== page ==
In my classes this week, I introduced the ABCs of poetry. We have written a poem everyday using a different poetic form. My partner for two of these exercises was Read, Write, Think. This amazing site full of lessons for teaching reading and writing also includes student interactives.

For the letter A, we used this one for Acrostics. My students had free choice for the words they chose to write about. The interactive allows for brainstorming and also gives word suggestions. The final form appears as a downloadable pdf. I taught my students how to take a screenshot of the pdf, paste it into paint, and save as a jpeg. They uploaded their jpeg images into our Kidblog site.

Two very different poems above. Erin is a fifth grader. She’s been going through a rough time lately, so I gave her a wishing rock inside a prayer pouch that I had crocheted. Her poem grew from her strong desire to have her dreams come true.

Lynzee was writing from the moment. I had brought in left over cookies from a writing group meeting. She chose chocolate chip and this moment became the subject of her poem. Don’t you love the word voraciously? She is such an avid reader that her vocabulary is advanced. She loves using new words, and I enjoy our conversations about them.

Another interactive we used this week was for diamante poems. In this form, my students selected antonyms or nouns that had near opposite meanings. Like acrostic, this form allows students to explore word meanings. They looked for words that were specific to their chosen noun.

Lani, 5th grade, wrote honestly about her feelings around life and death. Andrew was reading a book entitled “Gross Science” so his poem explored the difference between beautiful and gross. We talked about how each one depends on a person’s perspective.

I hope you will consider playing with language by using these interactives from Read, Write, Think. Happy National Poetry Month!

If you are writing a DigiLitSunday post, link up below.

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Slice of Life Challenge

Join the Two Writing Teachers blog for the Slice of Life Challenge.

 

Please use this button on your site for DigiLit Sunday posts

In my teaching, reflection is important to me.  Not on purpose, really, but as part of my nature. I mull over things.  I wonder out loud and silently.  I talk with colleagues.  I also participate in a Good2Great Voxer chat.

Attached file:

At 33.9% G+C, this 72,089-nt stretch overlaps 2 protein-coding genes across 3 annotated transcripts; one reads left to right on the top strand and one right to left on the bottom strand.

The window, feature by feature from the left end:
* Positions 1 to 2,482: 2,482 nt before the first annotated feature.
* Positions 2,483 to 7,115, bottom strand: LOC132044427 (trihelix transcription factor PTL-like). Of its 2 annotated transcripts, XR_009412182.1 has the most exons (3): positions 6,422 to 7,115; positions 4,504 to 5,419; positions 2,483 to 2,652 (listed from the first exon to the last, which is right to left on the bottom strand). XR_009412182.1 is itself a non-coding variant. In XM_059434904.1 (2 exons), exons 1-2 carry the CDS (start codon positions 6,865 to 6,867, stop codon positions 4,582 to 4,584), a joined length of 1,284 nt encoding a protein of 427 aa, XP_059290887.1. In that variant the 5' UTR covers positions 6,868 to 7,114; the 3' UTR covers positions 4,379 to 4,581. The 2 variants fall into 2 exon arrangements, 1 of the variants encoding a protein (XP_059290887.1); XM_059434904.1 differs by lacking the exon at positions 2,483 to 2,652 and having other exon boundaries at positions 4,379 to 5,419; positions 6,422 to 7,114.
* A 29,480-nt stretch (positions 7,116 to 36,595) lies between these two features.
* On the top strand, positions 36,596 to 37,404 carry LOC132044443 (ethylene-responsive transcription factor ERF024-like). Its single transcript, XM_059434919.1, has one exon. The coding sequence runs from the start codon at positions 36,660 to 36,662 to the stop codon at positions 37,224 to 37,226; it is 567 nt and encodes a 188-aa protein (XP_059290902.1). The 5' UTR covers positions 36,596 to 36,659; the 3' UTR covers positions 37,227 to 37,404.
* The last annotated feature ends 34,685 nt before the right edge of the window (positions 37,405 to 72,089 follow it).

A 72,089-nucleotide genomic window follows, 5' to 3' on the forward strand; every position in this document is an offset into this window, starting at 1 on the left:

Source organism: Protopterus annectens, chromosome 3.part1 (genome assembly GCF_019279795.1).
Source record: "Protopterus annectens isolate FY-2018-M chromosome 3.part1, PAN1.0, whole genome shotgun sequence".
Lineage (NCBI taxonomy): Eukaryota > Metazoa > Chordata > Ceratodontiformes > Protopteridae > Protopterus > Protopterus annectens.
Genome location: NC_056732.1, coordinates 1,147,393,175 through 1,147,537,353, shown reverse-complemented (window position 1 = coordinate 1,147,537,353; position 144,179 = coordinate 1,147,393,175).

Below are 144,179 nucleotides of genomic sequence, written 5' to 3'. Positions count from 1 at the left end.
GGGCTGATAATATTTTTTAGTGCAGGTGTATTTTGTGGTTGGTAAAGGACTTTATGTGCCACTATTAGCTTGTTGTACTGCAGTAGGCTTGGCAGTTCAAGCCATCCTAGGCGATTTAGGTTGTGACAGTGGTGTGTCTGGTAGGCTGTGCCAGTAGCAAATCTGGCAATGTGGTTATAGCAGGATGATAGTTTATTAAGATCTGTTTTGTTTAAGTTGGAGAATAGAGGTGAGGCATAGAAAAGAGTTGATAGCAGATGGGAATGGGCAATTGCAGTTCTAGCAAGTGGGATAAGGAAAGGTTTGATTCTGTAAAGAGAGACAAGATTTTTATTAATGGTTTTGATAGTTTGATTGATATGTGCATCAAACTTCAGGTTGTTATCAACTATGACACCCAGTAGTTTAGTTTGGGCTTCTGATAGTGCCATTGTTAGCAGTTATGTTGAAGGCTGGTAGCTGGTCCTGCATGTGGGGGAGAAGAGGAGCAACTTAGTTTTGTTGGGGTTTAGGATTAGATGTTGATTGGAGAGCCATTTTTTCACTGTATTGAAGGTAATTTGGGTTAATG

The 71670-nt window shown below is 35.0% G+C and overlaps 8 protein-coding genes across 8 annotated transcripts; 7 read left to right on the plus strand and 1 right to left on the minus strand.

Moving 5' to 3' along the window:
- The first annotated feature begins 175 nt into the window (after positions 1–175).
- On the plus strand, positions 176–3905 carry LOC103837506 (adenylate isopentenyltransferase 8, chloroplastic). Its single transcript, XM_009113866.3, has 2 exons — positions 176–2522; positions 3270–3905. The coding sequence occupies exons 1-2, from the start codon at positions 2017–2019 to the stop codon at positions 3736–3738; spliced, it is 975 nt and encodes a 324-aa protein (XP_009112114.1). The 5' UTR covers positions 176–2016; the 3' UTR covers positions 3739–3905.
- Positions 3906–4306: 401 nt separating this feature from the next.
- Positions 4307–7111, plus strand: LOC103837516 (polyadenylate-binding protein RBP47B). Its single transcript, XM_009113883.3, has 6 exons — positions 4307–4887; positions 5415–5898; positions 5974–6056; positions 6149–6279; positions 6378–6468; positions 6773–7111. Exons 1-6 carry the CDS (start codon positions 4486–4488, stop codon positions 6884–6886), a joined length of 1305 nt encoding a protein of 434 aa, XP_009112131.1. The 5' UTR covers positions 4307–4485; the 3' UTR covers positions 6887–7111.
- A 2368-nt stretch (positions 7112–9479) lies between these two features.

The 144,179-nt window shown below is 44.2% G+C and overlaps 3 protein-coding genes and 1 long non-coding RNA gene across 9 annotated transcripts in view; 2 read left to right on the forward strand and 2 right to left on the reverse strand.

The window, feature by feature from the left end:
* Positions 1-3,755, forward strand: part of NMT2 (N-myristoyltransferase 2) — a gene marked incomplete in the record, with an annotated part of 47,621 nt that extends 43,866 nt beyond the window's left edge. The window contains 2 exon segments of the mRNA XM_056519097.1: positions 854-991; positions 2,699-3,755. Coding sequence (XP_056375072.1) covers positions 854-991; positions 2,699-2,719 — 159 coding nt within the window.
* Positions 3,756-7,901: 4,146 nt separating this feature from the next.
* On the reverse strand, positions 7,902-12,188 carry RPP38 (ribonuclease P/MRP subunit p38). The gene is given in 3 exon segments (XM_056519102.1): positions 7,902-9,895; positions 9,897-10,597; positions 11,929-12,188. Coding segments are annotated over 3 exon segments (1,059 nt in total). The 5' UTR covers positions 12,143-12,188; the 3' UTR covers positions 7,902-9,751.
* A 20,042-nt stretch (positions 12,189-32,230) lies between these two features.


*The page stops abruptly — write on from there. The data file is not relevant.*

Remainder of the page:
Good2Great teachers are continuously reflecting.  We are always engaging in conversations about our teaching practice. One evening last week, Trevor Bryan and I got into a conversation about the writing process.  He made me think when he said, “The writing process is a creative process, and in the creative process, artists and writers are always making bad work.  Something that doesn’t work is part of the creative process.”

My burning question was born from this conversation.  “How do we honor the process of writing?”

Blogging is a huge part of the writing process in my classroom.  I’ve contended that by writing every day on a blog, my students’ writing grows and improves.  I still believe that, but I’m not sure I honor the mulling, the brainstorming, the idea gathering.  I have stressed to my students that they are writing for an audience.

Jacob decided to write about the movie Moana for his Slice.  When I read his post, he was telling the story of the movie…the whole movie.  He said, “This is only one third of the movie.  I can make more posts.”

Of course he could, but would anyone want to read multiple long posts retelling the Moana story?  I posed that question to him and immediately felt a pang in my gut.  I wasn’t honoring the process.  I was thinking only of the product.  I realized that maybe by writing this whole story, Jacob would learn about writing dialogue.  He would learn about a story arc.  And he wasn’t writing from a book he read.  He was writing from a movie he watched.  He would have to create the actions with his words.

How often do we stifle our young writers?  I know they need to practice.  They need to write often.  But who am I to tell them they must produce a worthy product every time?  As a writer, do I?  Not at all.

Sometimes students do not need to write for an audience.  I will continue to reflect on this question and watch myself more carefully.  Honoring the process is as important, if not more important, that celebrating the product.

 

If you are joining the DigiLit conversation today, please link up.